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Editor’s NotebookEditor's Notebook: Governance proposal gets qualified support

Editor’s Notebook: Governance proposal gets qualified support

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The number of “nay” votes (20) certainly seemed to surprise supporters, but with 57 “ayes” the Arlington County Civic Federation’s three-year-long effort to propose changes in Arlington governance was approved last night.

(Click here for coverage, at least preliminary coverage.)

The package, covered by yours truly at length and by lesser members of the local press corps[e] when the fancy struck them, I guess now gets sent to all the relevant bodies — Arlington County Board, Arlington County Democratic Committee, General Assembly delegation and, heck, maybe even the governor — who have say over whether any of the changes actually get implements.

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(Arlington County Board members already have given themselves a big pay raise, which was part of the package, and already have started down the road toward ranked-choice voting. But whether other parts of the proposal ever make it past the gatekeepers in local and state government is an open question. Those in power rarely like change, do they?)

Good for the Civic Federation in having taken up the initiative. I’d wager nobody is going to agree with all parts of the proposal, but there is plenty of food for thought.

SPEAKING OF LAST NIGHT’S CIVIC FEDERATION MEETING: Before it began, I had my head down reading some news copy in the auditorium when a federation official wandered the audience, asking if anyone needed tickets to get out of the Virginia Hospital Center parking garage when the time came later that night.

“I’m a bicyclist; I don’t contribute to global warming,” replied one person. (I wasn’t looking up and didn’t recognize the voice, and I’m hoping it was said in a humorous vein but one never can be sure.)

A younger, cattier li’l Scotty would have piped up that “every time you pass gas, you contribute to global warming, muchacho.” (The same could be said for all of us.) But like Donald Trump trying to be nicer in his kickoff last night, I refrained from snide retorts.

And for the record, I absolutely would have said “pass gas” because I don’t use the f-word. The f-word that rhymes with “part,” that is; I use the f-word that rhymes with “luck” far too often, often with the same thing I like my hot dogs accompanied by — a certain dollop of relish 🙂 .

EIGHT YEARS LATER, HERE WE ARE: It was eight years and a few months ago – July 26, 2014 to be exact – that yours truly accompanied photographer extraordinaire Deb Kolt to chronicle the opening of the first phase of Metro’s Silver Line extension out through McLean and into Reston.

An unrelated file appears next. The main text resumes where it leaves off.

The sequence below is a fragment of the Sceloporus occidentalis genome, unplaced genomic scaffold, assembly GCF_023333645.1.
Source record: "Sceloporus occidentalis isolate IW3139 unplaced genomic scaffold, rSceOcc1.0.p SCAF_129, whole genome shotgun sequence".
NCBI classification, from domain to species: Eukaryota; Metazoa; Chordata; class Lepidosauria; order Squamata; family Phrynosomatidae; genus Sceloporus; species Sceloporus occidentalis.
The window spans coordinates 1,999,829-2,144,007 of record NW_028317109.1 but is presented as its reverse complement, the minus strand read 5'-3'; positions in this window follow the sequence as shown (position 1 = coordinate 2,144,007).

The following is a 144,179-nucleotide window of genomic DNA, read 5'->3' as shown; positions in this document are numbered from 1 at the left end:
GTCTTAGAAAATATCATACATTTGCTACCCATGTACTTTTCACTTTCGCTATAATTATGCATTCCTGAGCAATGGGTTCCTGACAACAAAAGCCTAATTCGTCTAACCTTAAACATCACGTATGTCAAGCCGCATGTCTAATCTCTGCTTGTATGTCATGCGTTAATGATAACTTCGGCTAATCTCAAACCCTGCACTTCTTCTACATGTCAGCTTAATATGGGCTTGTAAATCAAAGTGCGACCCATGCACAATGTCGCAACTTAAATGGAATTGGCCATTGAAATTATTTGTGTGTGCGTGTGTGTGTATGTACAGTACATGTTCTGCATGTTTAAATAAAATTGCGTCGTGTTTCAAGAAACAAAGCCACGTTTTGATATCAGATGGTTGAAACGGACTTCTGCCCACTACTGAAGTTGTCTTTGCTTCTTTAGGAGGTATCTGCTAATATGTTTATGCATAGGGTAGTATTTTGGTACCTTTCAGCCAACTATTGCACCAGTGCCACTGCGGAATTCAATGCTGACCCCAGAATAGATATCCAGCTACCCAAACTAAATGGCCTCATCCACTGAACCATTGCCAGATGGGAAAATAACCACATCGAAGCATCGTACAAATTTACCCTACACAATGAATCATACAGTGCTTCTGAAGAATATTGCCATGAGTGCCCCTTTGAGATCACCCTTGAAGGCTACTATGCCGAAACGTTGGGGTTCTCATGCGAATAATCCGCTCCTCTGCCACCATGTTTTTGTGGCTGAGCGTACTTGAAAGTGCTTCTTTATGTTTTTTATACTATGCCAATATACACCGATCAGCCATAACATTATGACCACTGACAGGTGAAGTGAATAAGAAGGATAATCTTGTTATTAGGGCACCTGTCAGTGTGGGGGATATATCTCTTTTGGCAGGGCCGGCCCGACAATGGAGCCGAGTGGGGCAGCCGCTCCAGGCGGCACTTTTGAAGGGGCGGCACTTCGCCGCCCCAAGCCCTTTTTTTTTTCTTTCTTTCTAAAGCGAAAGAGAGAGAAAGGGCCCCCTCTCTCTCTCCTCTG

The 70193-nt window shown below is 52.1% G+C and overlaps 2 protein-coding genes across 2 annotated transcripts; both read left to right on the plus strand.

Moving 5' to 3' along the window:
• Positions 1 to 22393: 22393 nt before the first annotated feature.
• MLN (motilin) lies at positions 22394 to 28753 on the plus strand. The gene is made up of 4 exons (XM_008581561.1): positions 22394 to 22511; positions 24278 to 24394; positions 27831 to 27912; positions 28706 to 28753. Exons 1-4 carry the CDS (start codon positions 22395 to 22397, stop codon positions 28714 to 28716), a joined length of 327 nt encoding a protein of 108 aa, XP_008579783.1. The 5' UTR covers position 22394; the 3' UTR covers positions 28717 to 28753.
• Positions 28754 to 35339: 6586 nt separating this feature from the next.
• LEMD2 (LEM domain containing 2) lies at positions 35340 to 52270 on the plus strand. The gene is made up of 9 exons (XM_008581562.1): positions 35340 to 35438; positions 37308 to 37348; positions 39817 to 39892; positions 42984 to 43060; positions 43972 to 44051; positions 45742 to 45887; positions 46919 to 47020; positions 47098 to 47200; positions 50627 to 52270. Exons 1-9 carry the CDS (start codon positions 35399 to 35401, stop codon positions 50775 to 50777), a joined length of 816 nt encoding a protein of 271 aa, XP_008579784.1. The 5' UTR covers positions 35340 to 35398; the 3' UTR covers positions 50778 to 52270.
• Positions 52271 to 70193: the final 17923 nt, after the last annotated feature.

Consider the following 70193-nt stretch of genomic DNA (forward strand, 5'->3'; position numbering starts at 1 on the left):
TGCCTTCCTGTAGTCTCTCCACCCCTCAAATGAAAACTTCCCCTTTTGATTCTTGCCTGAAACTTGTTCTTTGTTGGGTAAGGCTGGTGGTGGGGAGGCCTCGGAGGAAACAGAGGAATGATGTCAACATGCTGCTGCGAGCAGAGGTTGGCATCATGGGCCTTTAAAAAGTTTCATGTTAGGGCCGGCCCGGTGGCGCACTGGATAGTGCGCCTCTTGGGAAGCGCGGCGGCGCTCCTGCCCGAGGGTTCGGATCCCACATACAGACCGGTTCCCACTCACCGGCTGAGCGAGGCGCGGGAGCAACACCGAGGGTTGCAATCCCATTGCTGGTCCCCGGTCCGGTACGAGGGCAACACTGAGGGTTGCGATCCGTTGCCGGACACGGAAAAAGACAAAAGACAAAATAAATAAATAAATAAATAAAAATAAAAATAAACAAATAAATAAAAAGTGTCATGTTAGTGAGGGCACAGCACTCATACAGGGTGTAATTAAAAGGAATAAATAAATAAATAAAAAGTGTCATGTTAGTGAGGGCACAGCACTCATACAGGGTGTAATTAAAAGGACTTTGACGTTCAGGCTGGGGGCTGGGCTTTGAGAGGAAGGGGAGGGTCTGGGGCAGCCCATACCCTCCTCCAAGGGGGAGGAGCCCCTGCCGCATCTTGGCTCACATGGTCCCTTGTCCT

(I know the date exactly because we have a pennant from the event, with date on it, hanging in our office. Funny how THAT has managed to make the trip from one office to the next to the next, yet my hopes and dreams were all left behind. I kid, of course …)

And now, as of yesterday, a ceremony was held marking the second phase, taking the line out Loudoun County with stops in Herndon and (almost) Washington Dulles International Airport.

Yes, it’s been a process that’s been plagued, like the Metro system from its conception, with its share of challenges, delays, cost overruns, finger-pointing, management changes, even the occasional scandal or two. But that is so much par for the course that we shouldn’t focus on that, but on the fact it got done at all. Huzzah for that.

The set-up at the airport is not perfect but serviceable, and it’s at least better than the one time I thought it would be a good idea to catch the subway system at Los Angeles International Airport and take it to my hotel, which was located in that netherworld betweenwhere the city of Los Angeles to the east peters out but the city of Hollywood to the west hasn’t quite yet started. It was indeed no-man’s land, but it had a subway stop!

Like the Dulles situation, the subway service at LAX didn’t exactly come to the terminals. But rather than being able to walk to them as you now can here, you had to take a shuttle bus to the nearby train station.

And while I have no complaints, it’s clear that Los Angeles isn’t quite set up for, nor has it ever really embraced, its subway. It was looooooooong trip to where we were going, with lots of intermediate stops. Anybody who’s taken the Tube from Heathrow Airport to central London can appreciate that.

– Scott McCaffrey

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